Interacting with Art

How do you interact with art? Does it inspire your own work?  I was at Laumeier Sculpture Park and this sculpture caught my eye. It is called “The Palm at the End of the Parking Lot” by Robert Lobe.  It is metal wrapped around a dead walnut tree branch.  It is a big sculpture and I wasn’t really interested in photographing the whole sculpture because it was the detail of the metal contrasted with the wood that caught my attention.  Also, as it just so happened, the sun was shining brightly, but in a way that I could take a shot and the sculpture would be very dramatic against the sky.  This is my final image:

ISO 100 50mm 0ev f/6.3 1/250

ISO 100 50mm 0ev f/6.3 1/250

I will show you an original exposure later in this post but this version is three exposures bracketed together and edited in Photomatix Pro.  I chose the “Painterly” setting, because it was that combination of colors that I liked best.  Kind of funny that this ended up being a sculpture, photographed, and edited using a painting filter.

What do you think? Do you ever photograph art and then edit it? Is that an acceptable thing to do in your opinion, or is it unethical to modify another artists work in that way?  Feel free to leave your comments and thoughts below.

This post was also inspired by the weekly travel theme at Where’s My Backpack? The topic this week is sky.

Here is one of my original shots:

ISO 100 50mm 0ev f/6.3 1/250

ISO 100 50mm 0ev f/6.3 1/250

Cheers!

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14 thoughts on “Interacting with Art

  1. I have taken photos of artwork; mostly sculptures, but, also some murals painted on buildings throughout Philadelphia. I have modified the artwork, as you did originally, taking only the part of the sculpture that I wanted. But, I have also edited the artwork. I think it is okay. I wonder what the artist would think. You have made me give this some thought. Maybe, I should show the entire piece and my take. Hmm…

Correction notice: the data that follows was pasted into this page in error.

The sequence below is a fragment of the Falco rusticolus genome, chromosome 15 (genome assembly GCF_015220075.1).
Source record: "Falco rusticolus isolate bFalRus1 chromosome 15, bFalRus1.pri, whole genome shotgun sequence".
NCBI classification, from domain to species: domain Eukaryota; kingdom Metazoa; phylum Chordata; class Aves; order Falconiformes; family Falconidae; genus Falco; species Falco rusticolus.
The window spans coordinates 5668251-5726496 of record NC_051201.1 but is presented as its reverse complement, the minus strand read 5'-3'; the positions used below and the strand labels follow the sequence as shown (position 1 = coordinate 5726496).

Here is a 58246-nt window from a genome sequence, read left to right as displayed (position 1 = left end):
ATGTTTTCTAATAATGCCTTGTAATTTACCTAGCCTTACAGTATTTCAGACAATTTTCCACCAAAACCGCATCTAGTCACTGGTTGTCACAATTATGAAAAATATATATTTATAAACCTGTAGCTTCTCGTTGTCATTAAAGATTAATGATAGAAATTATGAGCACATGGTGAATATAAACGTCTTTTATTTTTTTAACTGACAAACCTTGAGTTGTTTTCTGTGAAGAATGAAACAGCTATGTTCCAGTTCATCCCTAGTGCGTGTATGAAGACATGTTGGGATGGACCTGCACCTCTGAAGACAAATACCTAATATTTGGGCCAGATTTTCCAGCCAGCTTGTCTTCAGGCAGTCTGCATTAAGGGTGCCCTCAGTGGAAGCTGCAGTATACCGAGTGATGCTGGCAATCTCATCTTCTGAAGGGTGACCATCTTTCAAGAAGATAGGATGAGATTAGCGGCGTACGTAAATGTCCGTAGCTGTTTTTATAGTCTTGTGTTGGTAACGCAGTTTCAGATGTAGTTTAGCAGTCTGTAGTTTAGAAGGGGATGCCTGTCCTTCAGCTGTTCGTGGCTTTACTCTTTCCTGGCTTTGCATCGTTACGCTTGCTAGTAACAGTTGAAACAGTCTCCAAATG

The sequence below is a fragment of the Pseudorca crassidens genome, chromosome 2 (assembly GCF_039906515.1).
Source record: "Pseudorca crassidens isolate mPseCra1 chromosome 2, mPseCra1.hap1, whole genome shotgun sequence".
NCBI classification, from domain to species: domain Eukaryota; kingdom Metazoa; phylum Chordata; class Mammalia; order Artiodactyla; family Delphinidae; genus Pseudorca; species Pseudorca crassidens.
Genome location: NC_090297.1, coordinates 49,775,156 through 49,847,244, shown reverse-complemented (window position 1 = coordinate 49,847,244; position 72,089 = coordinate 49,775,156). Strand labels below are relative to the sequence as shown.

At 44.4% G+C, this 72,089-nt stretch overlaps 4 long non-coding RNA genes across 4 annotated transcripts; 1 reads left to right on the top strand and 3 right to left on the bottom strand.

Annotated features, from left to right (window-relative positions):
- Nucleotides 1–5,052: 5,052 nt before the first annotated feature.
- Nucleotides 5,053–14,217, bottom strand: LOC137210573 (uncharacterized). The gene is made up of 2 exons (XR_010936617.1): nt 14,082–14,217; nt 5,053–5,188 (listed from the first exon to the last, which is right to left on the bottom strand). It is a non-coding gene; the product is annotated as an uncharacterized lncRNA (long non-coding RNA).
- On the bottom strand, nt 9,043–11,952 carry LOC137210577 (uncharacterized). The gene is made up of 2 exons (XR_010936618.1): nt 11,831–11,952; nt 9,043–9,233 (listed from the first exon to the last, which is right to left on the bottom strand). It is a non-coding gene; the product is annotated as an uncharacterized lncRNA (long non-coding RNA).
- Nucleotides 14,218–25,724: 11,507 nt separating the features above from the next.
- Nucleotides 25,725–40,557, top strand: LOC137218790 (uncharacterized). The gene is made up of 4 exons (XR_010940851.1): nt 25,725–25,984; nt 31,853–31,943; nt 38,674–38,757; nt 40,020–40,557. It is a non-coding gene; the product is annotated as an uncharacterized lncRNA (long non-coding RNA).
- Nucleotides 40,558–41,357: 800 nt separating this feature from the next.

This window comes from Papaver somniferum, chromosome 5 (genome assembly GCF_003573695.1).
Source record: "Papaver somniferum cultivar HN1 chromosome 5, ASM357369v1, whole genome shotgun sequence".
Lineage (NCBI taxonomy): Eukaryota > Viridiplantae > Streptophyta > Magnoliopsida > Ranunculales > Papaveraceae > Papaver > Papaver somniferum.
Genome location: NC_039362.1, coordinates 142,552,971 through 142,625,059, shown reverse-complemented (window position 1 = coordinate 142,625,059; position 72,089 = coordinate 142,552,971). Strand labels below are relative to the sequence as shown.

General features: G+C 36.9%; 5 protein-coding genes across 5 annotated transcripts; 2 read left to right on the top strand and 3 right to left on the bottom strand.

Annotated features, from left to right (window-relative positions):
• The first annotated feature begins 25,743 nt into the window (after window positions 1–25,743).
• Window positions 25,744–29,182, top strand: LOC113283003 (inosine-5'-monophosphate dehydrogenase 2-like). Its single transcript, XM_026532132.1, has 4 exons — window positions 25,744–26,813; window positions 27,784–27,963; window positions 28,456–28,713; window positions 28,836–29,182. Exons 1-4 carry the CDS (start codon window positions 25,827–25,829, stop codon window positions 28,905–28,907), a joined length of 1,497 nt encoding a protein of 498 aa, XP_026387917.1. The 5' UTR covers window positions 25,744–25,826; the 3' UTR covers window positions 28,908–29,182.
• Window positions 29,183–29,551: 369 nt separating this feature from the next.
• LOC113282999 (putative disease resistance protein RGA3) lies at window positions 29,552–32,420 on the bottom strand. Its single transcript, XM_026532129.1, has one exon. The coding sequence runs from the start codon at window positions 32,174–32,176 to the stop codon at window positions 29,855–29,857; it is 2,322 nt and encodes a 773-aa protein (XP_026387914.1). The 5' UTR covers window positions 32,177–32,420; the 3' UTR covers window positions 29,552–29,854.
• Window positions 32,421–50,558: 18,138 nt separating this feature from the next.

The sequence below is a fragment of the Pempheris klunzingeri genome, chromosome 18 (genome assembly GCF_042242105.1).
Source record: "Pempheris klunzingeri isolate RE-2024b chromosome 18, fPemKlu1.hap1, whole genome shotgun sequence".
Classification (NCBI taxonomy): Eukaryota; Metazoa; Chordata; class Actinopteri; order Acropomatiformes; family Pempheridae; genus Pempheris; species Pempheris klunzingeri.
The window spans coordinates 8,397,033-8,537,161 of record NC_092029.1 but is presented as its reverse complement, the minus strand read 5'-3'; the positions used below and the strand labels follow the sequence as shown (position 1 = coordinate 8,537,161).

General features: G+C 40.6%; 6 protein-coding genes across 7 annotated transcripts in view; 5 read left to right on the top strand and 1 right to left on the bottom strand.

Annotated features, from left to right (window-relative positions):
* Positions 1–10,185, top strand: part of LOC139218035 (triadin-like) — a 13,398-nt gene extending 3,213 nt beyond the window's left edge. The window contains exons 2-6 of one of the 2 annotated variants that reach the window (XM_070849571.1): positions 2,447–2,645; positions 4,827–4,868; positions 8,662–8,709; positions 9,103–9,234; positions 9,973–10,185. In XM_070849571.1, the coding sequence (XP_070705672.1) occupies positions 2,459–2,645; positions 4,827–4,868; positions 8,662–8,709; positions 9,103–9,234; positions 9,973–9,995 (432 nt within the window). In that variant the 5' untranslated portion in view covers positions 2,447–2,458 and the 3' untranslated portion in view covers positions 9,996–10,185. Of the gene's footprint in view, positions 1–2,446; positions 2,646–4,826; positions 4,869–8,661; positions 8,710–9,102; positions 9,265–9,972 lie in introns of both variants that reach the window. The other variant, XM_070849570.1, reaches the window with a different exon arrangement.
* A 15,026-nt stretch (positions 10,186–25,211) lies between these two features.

When I first started blogging, I was ignorant about copyright, and thought I could use anything I found in Google Images. On my first blog, I tore down a lot of photographs when I understood how things really worked. It was easier than going back and researching every photo. That is how I started taking pictures. I probably already told you this. I sometimes repeat myself.

    Some artwork I have photographed will never see my blog, because they had “all rights reserved”. When it is okay to use the artwork, I try to give attribution to the artist if I know who it is and what the name of the piece is.

    I love the effects you used on your photo. The tree really stands out against the sky, and I think your editing makes the picture more dramatic and interesting, even though the original is a beautiful shot. In the end, it does look like a painting!

    • Showing a photo of the entire piece and then your take sounds like a reasonable way to go. I didn’t think of that. I understand what you are saying about copyright,it can be a tricky thing. There are a lot of bloggers who use copyrighted images, most with attribution, but I have seen some without. I think for the most part, where you really get into trouble is if you are then attempting to make money in anyway off of it. Most of the bloggers I have seen who are in violation, really aren’t doing that, so my guess would be that no one would every make an issue of it. It depends on the artist too, obviously some folks don’t mind the interpretation but others would really take offense.
      Thanks for your thoughts :)

  2. Futuristic !
    Interesting PJB .. it’s not something I’ve really thought about that before , but since I’ve recently used part of an image I took of a sculpture in a photo collage you’ve kind of got me thinking …

  3. “Art is anything you can get away with,” so said Marshall MacLuhan. Yes you can shoot a sculpture, post process the shot and still call the image art. I’ve done it, not frequently, but I have and I’ll eventually do it again..

  4. It is a contentious subject. You could take the postmodern view that art in the public arena is available for anyone to interpret any way they want or you could take the more conventional approach and see the art as the copyright of the artist. Personally I tend to leave contemporary art and only re-interpret or digitally manipulate art that dates from before 1900 and is no longer copyrighted. (I wrote about this subject a lot when I was studying art as I use a lot appropriated images in my own art practice.)

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